My second trainer was a different story. I started working with him a couple of years after I lost my weight. I had gotten into cycling and was doing some cycling events and was pretty fit, but kind of hit a wall in terms of progress. I also wanted to start actually racing rather than participating in various charity rides. I didn't have any expectation of standing on a podium, but I wanted to be competitive at least, and while I was pretty fit, I wasn't race fit. I also had an interest in getting into Olympic lifting.

    I had a fairly tall order and it was difficult finding a trainer to meet my needs...the standard commercial gym employee wasn't really going to get me where I wanted to go. I ended up pretty much lucking into my guy. He owned his own gym, but lost the lease and started temporarily renting space at a gym I was going to at the time. The first thing I noticed with him is that he had all of his clients doing Olympic lifts as part of their workout. The second thing I noticed was that some of his clients were Joe Schmoes like me...but some were very obviously athletes.

    I started talking with him, and it was the perfect fit. I found out that he was a retired professional BMX racer with multiple national championships and a world championship and that he is one of the team USA BMX coaches and was an avid road rider and racer himself. He really helped me a lot and my fitness went through the roof...as a bonus, I saw better and faster re-comp results than I saw when working on my own. At the time it was definitely worth it. I don't workout with him anymore as I am not racing anymore and it got hard maintaining that level and I just kind of burnt out. I've been considering going back to him though as I've been in a bit of a funk. He's a really good friend of mine (and his wife is my wife's trainer) so I think we'd have no problem working on some goals that aren't racing and a little more tame.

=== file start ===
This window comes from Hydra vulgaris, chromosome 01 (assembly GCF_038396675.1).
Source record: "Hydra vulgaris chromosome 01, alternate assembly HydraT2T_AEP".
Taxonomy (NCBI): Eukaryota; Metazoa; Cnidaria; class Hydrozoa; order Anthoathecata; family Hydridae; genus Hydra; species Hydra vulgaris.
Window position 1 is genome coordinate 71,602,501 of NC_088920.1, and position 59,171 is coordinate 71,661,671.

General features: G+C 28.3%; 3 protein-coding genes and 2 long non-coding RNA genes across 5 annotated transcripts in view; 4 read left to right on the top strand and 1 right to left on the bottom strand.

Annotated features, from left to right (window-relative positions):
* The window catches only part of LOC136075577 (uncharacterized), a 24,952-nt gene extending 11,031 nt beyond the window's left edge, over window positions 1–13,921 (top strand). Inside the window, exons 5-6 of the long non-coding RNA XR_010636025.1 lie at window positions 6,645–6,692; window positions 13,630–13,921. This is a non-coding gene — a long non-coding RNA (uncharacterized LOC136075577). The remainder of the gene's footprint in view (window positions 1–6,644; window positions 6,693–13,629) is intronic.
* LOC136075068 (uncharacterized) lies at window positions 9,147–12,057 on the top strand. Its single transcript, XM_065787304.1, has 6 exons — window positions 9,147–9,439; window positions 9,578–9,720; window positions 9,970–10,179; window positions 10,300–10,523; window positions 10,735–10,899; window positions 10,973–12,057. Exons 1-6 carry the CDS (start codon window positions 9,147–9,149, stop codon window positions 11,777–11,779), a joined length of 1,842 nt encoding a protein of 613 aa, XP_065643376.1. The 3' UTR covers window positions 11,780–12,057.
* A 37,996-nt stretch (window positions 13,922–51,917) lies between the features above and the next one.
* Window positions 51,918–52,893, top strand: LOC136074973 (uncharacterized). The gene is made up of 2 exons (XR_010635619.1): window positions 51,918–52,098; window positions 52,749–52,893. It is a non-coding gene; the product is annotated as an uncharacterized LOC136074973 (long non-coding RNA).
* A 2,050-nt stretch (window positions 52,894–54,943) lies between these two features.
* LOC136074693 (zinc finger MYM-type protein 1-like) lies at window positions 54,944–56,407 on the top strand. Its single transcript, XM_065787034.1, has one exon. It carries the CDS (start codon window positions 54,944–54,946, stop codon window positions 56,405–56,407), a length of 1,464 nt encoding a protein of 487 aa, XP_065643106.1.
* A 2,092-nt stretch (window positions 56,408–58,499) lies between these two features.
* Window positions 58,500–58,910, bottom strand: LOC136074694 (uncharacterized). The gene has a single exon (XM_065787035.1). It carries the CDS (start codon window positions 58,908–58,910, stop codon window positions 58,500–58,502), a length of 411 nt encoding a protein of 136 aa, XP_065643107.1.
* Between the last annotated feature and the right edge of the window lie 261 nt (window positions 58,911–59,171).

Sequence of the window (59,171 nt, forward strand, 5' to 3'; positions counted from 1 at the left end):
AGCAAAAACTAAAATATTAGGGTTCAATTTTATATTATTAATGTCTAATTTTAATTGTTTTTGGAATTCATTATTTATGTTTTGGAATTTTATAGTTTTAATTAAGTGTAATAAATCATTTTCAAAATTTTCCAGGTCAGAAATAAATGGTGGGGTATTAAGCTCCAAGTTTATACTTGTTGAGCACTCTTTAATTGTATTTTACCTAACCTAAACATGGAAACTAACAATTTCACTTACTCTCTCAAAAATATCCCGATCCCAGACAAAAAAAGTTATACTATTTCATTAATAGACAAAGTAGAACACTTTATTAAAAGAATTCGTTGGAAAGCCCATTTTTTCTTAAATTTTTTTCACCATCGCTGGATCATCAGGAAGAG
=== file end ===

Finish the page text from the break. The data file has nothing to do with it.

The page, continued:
As with any profession, there are good PTs, decent PTs, outstanding PTs, and downright horrible PTs. Finding the right fit is just as important as anything else.



  • NorthCascadesNorthCascades Posts: 8,951Member Member Posts: 8,951Member Member
    raven56706 wrote: »
    is there a website or good workout builder out there? or maybe even a good workout database that you suggest.

    any comments would be greatly appreciated

    Have you tried Zwift?

    I have a hunch that you might like it. It's made for stationary bikes, some people find it addictive. It's sort of a VR, you can ride in Paris or New Zealand, they have workouts, you can race, etc.

    If your goal is to use exercise to help control your weight, spending time exercising is how you'll achieve that. Paying somebody to craft a plan for you for fitness reasons doesn't sound worth the $ bit motivation does. Some people really love Zwift and then they don't need external motivation because they're having fun.